US 6626445 B2
An improved cart for a surgical console. The cart includes a base, an internal frame coupled to the base, and an external housing substantially encasing the internal frame. The external housing comprises a single piece of molded plastic. The external housing prevents operating room fluid ingress into the internal frame. Therefore, the internal frame, its various portions, and the various electronic apparatus and consumables that are stored therein are protected from corrosion and damage.
1. A cart for a surgical console, comprising:
a housing having a first surface for supporting a surgical console and a second surface; and
a management structure coupled to said second surface for receiving and routing cables, tubing, or hoses from said surgical console, said management structure being made from a plastic and comprising:
a rear surface coupled to said second surface of said housing;
a first side surface extending from said rear surface and having a lip on a free end;
a second side surface extending from said rear surface and disposed opposite said first side surface;
a cover rotationally engaged with said second side surface and having a lip on a free end,
and a longitudinal bore defined by said rear surface, said first side surface, said second side surface, and said cover;
wherein said lip of said first side surface frictionally engages said lip of said cover when said management structure in is a closed position, and wherein said lip of said first side surface may be disengaged from said lip of said cover to allow said management structure to be opened.
This application is a continuation-in-part of U.S. application Ser. No. 29/114,834 filed Dec. 2, 1999, now U.S. Pat. No. D,447,567. This application also claims the benefit of U.S. Provisional Application No. 60/241,120 filed Oct. 17, 2000.
The present invention generally pertains to surgical consoles. More particularly, the present invention pertains to carts or other similar apparatus for the storage and transportation of such consoles.
Various carts for the storage and transportation of surgical consoles are known. Simple, open carts with several, stacked shelves are sometimes used for this application. The carts are typically made from metal or plastic, and may employ solid shelves or shelves formed from spaced, parallel members. Such carts are not specifically designed for the surgical console they serve, and provide little, if any, protection for the ancillary equipment and consumables that are used with the surgical console.
Other carts have been designed for medical applications. These carts typically have an external surface for supporting a surgical console, an internal frame made from metal with shelves and/or drawers to store the ancillary equipment and consumables used with the surgical console, and an outer housing disposed over the internal frame. The outer housing is typically constructed of multiple sheets of sheet metal or multiple plastic components, such as structural foam, fastened together with screws, rivets, or other conventional fastening apparatus. The sheet metal or plastic components are typically painted to provide a chemically resistant and aesthetically pleasing external surface. However, in the operating room environment, the painted sheet metal or plastic components are subject to exposure to a variety of medical and cleaning fluids that are corrosive to the cart. Such fluids can remove paint from the sheet metal or plastic surfaces over time. Such fluids also find their way, through the spaces or seams between the various sheets of sheet metal or plastic components, to the underlying metal frame and electronic apparatus stored therein. The metal frame and electronic apparatus are highly susceptible to corrosion and damage due to exposure to such fluids. All these problems are detrimental to the appearance and useful lives of the cart, surgical console, and the electronic apparatus stored within the cart. These problems are also highly inconvenient to the surgeon and his or her staff.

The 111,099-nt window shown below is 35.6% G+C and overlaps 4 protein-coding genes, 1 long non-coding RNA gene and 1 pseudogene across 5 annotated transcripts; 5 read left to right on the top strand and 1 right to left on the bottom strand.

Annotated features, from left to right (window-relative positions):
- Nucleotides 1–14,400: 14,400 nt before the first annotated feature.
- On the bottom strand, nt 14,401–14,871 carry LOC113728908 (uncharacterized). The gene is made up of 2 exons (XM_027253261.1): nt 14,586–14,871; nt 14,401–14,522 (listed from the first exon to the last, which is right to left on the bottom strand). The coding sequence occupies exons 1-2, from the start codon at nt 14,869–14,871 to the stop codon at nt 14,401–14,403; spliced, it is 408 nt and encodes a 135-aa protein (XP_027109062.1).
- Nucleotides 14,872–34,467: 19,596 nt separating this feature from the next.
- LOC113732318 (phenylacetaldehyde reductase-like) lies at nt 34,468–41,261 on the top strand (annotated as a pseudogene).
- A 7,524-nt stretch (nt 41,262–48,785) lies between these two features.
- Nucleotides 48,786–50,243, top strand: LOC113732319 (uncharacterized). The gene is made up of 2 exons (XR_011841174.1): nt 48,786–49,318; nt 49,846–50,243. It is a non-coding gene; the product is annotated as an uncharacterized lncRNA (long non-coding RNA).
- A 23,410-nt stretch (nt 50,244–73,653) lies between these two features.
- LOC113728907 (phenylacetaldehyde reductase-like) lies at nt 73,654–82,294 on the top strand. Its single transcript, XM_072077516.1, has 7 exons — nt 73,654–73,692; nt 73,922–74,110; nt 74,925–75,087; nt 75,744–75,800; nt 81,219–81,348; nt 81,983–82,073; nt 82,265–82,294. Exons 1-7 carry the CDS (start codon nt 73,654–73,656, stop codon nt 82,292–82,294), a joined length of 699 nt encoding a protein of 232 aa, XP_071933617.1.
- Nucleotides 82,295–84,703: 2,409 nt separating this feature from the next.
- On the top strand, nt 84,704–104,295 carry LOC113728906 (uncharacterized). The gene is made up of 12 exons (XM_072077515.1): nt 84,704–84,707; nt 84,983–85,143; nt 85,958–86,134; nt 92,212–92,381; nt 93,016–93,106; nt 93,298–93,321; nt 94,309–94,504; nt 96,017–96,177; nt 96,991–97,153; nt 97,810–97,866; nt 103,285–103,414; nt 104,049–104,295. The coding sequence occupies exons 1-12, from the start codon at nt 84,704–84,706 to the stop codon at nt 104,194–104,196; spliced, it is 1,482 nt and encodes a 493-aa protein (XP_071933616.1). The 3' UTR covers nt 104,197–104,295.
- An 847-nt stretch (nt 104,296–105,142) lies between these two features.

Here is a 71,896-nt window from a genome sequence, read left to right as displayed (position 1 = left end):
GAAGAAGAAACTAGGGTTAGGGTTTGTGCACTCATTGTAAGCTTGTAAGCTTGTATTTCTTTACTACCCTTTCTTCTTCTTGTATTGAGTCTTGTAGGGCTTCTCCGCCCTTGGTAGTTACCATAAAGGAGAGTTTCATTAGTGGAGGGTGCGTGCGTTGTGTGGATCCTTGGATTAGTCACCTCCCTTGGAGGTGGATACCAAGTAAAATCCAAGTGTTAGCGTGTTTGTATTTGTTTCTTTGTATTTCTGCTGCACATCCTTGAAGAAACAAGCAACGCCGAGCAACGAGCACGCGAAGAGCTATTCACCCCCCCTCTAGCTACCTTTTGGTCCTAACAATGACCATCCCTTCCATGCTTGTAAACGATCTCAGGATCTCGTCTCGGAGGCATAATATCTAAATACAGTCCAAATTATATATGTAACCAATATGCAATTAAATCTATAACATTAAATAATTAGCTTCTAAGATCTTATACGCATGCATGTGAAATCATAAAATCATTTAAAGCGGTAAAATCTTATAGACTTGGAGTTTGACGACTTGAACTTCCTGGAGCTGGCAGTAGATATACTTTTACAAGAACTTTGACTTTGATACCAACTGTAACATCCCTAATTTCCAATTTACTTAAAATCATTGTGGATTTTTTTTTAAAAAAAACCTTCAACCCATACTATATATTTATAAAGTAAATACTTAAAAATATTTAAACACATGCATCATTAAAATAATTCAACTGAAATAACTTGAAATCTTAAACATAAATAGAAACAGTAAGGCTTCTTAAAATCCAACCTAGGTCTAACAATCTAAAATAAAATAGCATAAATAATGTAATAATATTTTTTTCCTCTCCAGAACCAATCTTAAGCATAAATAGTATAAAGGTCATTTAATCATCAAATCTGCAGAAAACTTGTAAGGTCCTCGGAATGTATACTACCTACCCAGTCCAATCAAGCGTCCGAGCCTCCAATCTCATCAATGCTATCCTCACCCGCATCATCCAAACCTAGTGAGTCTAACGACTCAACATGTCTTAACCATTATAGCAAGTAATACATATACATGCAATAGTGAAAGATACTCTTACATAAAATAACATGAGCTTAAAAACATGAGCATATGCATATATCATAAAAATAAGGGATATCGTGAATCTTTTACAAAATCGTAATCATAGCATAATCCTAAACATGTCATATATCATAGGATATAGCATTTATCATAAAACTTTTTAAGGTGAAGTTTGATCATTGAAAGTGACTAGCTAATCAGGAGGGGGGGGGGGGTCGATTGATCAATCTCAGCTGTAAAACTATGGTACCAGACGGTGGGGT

Therefore, a need exists for an improved cart for a surgical console that does not suffer from the above-described limitations. Ideally, the cart should also be easy for the surgeon and his or her staff to use, and should provide additional functional advantages to the surgeon.
The present invention is an improved cart for a surgical console. The cart includes a base, an internal frame coupled to the base, and an external housing substantially encasing the internal frame. The external housing comprises a single piece of molded plastic. The external housing prevents operating room fluid ingress into the internal frame. Therefore, the internal frame, its various portions, and the various electronic apparatus and consumables that are stored therein are protected from corrosion and damage.
For a more complete understanding of the present invention, and for further objects and advantages thereof, reference is made to the following description taken in conjunction with the accompanying drawings in which:
FIG. 1 is a perspective view of the top, front, and left side views of a cart for a surgical console according to a preferred embodiment of the present invention;
FIG. 2 is a perspective view of the top, rear, and right side views of the cart of FIG. 1;
FIG. 3 is a front, perspective view of the cart of FIG. 1 with a telescoping swing arm of a tool tray in an extended position and a work table extended from the left side of the cart;